A quality mount begins with proper field care
Outlined below are some tips on proper field care. If you find yourself unable to immediately take your trophy to your taxidermist, following these tips will help to ensure that you will receive a top-quality mount.

    Take some time to evaluate a bird for mounting. Select a bird in full plumage with no pinfeathers or broken feathers or bones. Once you have determined you have a prime bird, wipe any blood off the feathers with a towel and water. Plug the throat and nasal passages with a small piece of cotton or paper towel to prevent any fluids from getting on the plumage. If you are unable to take your bird immediately to your taxidermist, place it in a plastic bag, tucking the head under a wing, and roll up the bag, squeezing as much air out as possible as you roll. Repeat the process with a second bag. Eliminating as much air as possible will help prevent freezer burn.

Start by wrapping the entire fish in a wet towel, taking care to keep the fins flat against the body. Roll it up in a plastic bag and lay flat in a freezer. Do not wrap a fish in paper or cardboard. If you choose to have a reproduction made, follow the steps outlined below:
•  Measure the entire length of the fish.
•  Measure the girth of the fish at the widest point.
•  If possible, take several color photos from different angles.

    A professional taxidermist should skin coyote-size and smaller mammals that are intended for life-size mounts. If you are unable to immediately take your trophy to your taxidermist, allow the animal to cool, then place in a bag and freeze. If you are planning a hunt for larger mammals, please contact me, and I can advise you on proper skinning procedures for your trophy.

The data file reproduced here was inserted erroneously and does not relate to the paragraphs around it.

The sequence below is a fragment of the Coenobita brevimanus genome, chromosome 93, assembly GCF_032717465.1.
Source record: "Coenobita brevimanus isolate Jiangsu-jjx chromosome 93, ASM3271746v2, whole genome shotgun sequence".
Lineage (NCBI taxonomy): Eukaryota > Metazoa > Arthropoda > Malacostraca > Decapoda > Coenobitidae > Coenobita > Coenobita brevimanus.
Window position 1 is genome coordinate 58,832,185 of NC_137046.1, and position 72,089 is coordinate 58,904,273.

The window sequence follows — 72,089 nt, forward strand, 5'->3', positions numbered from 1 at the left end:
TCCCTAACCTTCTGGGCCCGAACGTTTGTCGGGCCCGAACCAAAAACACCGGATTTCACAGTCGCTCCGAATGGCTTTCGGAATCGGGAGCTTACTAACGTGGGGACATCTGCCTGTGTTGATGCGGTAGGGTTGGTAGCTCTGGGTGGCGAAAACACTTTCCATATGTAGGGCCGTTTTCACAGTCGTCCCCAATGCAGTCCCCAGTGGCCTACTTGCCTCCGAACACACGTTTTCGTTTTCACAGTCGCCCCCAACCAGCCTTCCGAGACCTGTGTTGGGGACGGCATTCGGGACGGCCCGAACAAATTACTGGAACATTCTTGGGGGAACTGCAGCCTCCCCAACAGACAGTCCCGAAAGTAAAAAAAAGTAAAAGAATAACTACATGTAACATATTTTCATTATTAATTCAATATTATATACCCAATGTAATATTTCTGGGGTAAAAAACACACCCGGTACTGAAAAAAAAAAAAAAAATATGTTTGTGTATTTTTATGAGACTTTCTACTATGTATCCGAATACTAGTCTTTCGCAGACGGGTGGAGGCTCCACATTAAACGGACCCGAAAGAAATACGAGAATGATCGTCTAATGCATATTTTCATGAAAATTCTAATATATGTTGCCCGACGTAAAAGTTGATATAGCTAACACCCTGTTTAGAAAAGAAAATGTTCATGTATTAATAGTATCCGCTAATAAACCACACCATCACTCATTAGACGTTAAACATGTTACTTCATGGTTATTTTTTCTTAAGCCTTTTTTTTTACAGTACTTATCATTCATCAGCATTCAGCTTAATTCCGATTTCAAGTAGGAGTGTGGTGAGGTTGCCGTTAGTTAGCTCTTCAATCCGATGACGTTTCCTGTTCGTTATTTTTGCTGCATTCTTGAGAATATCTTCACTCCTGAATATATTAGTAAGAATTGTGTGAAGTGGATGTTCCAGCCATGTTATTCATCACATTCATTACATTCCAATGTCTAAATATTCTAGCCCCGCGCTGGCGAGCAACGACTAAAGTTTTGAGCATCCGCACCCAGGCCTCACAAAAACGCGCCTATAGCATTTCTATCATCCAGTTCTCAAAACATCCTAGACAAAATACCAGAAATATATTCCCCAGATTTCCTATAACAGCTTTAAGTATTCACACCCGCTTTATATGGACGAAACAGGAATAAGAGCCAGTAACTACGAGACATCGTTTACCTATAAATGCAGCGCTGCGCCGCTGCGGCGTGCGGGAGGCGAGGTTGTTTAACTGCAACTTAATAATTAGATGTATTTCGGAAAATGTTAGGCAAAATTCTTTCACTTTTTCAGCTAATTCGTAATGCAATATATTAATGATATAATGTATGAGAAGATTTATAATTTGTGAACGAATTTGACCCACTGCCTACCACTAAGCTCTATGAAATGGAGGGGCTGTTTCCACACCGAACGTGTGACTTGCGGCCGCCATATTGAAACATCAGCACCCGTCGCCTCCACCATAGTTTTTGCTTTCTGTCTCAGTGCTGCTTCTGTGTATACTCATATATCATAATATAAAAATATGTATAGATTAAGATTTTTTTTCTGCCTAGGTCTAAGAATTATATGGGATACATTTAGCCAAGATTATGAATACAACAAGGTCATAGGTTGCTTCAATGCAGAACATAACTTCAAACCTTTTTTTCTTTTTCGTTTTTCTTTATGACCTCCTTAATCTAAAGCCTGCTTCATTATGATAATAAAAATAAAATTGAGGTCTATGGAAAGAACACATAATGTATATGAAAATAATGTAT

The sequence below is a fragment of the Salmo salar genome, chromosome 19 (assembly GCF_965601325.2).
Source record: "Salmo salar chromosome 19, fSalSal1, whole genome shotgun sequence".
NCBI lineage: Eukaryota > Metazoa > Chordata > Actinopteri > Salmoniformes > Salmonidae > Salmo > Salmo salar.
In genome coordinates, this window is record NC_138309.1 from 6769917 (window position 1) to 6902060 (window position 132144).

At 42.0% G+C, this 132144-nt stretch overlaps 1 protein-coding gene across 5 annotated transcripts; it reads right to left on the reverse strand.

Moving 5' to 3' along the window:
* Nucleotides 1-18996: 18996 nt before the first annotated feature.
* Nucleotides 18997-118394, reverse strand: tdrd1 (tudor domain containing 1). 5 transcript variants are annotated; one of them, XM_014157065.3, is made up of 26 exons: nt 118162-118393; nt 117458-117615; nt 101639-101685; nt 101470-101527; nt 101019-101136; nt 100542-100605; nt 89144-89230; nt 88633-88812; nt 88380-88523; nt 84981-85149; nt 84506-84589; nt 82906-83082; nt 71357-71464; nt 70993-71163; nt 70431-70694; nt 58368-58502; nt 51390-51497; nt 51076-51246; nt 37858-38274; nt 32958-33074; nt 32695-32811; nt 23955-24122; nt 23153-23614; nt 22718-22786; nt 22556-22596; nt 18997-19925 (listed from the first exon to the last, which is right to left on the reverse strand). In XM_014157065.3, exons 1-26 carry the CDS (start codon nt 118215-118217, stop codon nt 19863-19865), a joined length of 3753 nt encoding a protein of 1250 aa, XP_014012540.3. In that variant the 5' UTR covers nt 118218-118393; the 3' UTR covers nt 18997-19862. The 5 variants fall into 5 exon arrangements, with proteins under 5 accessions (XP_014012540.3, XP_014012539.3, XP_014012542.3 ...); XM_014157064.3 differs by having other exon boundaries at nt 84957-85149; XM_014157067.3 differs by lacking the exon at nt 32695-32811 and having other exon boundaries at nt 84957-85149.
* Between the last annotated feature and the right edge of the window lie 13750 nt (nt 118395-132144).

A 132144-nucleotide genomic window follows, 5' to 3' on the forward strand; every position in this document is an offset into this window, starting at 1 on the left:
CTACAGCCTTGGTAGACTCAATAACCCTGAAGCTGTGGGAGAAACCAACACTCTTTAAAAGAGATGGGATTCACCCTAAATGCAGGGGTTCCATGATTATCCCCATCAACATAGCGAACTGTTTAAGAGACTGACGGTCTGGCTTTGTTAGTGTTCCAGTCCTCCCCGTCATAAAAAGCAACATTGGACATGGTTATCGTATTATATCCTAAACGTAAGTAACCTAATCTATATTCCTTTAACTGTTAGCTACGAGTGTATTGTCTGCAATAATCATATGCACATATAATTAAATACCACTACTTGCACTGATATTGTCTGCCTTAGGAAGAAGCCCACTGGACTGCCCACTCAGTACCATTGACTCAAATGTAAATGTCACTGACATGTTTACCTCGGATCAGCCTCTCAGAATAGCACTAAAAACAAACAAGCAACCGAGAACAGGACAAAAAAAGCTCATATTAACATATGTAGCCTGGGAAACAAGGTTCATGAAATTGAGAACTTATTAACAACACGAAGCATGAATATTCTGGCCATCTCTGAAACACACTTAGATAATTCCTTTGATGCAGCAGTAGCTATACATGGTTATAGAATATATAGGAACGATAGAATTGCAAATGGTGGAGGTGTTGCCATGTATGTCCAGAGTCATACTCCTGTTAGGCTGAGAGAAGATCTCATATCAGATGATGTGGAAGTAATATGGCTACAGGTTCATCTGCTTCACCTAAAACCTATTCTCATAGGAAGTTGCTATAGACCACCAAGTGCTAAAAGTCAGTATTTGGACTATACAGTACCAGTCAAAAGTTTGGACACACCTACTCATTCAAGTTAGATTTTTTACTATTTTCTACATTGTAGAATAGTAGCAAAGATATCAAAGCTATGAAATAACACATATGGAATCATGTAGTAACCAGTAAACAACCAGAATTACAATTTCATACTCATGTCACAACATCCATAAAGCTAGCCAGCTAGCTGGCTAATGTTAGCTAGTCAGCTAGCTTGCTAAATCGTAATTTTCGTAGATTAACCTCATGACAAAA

Caping for a shoulder mount  
The diagram to the right shows the proper cuts to ensure there is enough cape for a shoulder mount. When field dressing your trophy, do not cut past the front legs. When skinning, cut around the front leg joint, and up the backside of the legs. Carefully skin the shoulder and brisket area forward and down the neck, taking care not to cut any holes. Continue skinning down the neck until reaching the head and neck juncture. Cut the head from the neck.    

Other helpful tips
•  Freezing your trophy is the best short-term solution, but due to freezer burn, your trophy should only be stored in a freezer temporarily. It is still recommended that you get your trophy to your taxidermist as soon as possible.
•  Take care when dragging your deer from the woods. Do not drag against the hair patterns.
•  When hanging your deer, do so by the hind legs. Do not hang by the neck.
•  If you are planning a trip where no freezer is available, please contact me, and I can advise you on the proper steps to take in remote areas when freezing is not an option.
•  If you are ever in doubt about any of the field-care procedures, we are only a phone call away.